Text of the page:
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Some had wheels that flipped, but these needed to be pushed or pulled. A few of the early 19th-century drive toy trains were made from tinplate, like the big, durable, stylized locomotive toys in the U.S., that were painted gold and red and decorated with hearts and flowers. train model lights

Around 1875, technological improvements in materials and manufacturing allowed tin to be stamped, cut, wrapped, and lithographed faster than ever before.
Toy trains were altered when Märklina German firm that specialized in doll house accessories, sought to make an equal toy for boys where a constant revenue stream could be ensured by selling add-on accessories for decades after the first purchase. Along with boxed sets comprising a train and monitor, Märklin offered additional track, rolling stock, and buildings sold separately, creating the predecessor to the modern model train layout featuring scenery and buildings along with a working train.

Electric trains adopted, with the first appearing in 1897, made from the U.S. firm Carlisle & Finch. As home use of electricity became more prevalent in the early 20th century, electrical trains gained popularity and as time went on, these electrical trains grew in sophistication, gaining light, the ability to change direction, to emit a whistling sound, to smoke, to remotely couple and uncouple cars and even load and unload cargo. Toy trains from the first half of the 20th century were frequently made of lithographed tin; later trains were often made mainly of plastic.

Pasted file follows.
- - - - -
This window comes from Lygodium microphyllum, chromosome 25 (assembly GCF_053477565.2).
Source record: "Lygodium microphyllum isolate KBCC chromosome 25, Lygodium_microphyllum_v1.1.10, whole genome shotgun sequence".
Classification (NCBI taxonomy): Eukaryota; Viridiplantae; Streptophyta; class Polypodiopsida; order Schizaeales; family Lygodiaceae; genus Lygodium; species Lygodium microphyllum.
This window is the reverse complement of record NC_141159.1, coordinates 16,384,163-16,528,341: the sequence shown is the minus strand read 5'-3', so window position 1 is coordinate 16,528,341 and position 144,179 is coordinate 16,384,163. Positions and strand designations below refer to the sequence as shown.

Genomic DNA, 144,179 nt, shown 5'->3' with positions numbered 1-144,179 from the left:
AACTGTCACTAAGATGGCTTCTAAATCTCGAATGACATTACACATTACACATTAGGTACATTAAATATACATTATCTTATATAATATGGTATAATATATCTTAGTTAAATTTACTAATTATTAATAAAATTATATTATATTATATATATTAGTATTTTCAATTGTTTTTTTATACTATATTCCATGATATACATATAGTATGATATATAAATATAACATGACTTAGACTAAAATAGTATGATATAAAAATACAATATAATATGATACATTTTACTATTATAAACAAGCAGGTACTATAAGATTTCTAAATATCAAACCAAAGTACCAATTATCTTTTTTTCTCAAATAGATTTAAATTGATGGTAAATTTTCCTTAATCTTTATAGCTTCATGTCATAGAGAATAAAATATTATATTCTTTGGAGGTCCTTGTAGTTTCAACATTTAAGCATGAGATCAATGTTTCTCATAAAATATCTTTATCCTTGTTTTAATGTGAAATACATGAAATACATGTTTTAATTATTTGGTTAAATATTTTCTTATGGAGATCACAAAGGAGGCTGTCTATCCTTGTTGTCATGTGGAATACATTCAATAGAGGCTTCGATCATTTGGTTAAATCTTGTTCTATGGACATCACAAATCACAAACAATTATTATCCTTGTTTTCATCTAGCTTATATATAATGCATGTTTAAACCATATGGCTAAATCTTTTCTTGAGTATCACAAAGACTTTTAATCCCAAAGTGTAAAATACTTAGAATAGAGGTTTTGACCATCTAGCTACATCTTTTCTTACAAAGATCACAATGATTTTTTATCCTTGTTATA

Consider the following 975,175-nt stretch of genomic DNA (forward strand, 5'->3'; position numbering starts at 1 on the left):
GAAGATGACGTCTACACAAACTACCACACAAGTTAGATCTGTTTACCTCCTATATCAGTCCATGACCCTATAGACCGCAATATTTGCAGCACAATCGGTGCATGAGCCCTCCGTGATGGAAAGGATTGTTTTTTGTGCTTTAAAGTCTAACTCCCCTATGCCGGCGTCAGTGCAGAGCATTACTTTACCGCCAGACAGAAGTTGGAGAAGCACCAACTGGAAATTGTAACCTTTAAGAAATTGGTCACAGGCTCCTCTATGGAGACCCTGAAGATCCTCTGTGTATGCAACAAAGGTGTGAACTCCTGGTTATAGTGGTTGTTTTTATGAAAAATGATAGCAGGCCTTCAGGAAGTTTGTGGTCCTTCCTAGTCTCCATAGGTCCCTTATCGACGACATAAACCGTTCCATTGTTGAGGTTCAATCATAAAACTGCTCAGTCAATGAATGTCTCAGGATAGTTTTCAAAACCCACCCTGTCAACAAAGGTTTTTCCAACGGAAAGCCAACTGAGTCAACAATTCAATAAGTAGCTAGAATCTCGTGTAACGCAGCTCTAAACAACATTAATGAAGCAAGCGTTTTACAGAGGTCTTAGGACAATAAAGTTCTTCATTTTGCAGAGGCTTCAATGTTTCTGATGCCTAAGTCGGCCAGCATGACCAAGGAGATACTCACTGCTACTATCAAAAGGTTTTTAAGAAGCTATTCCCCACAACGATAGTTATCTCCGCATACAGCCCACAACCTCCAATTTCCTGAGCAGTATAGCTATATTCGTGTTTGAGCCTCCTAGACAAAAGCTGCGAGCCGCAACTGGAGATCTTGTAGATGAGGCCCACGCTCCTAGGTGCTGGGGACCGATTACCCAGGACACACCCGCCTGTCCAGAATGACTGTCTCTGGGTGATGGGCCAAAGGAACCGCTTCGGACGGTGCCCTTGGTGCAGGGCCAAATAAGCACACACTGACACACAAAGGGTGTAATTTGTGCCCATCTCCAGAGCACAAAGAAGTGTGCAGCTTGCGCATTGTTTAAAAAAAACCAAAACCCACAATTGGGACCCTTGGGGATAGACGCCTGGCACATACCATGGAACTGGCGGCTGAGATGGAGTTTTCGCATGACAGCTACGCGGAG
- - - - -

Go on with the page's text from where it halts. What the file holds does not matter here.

Prior to the 1950s, there was little differentiation between toy trains and model railroads–model railroads were toys by definition. Pull toys and wind-up trains were marketed by kids, while electrical trains were marketed towards teens, particularly teenaged boys.

Now, S gauge and O gauge railroads continue to be considered toy trains by their own adherents and are often accessorized with semi-scale model buildings by Plasticville or even K-Line (who owns the rights to the Plasticville-like buildings produced by Marx in the 1950s into the 1970s). However, as a result of their high cost, one is more inclined to find an HO scale or N scale train set in a toy store than an O scale set.

Many modern electrical toy trains contain sophisticated electronic equipment which emit digitized sound effects and allow the operator to securely and easily run several remote controller trains on one loop of course. In the last few years, many toy train operators may operate a train with a TV camera at the front of the engine and hooked up to a screen, such as computer monitor. This will show a picture, like that of a real (smaller size) railroad.

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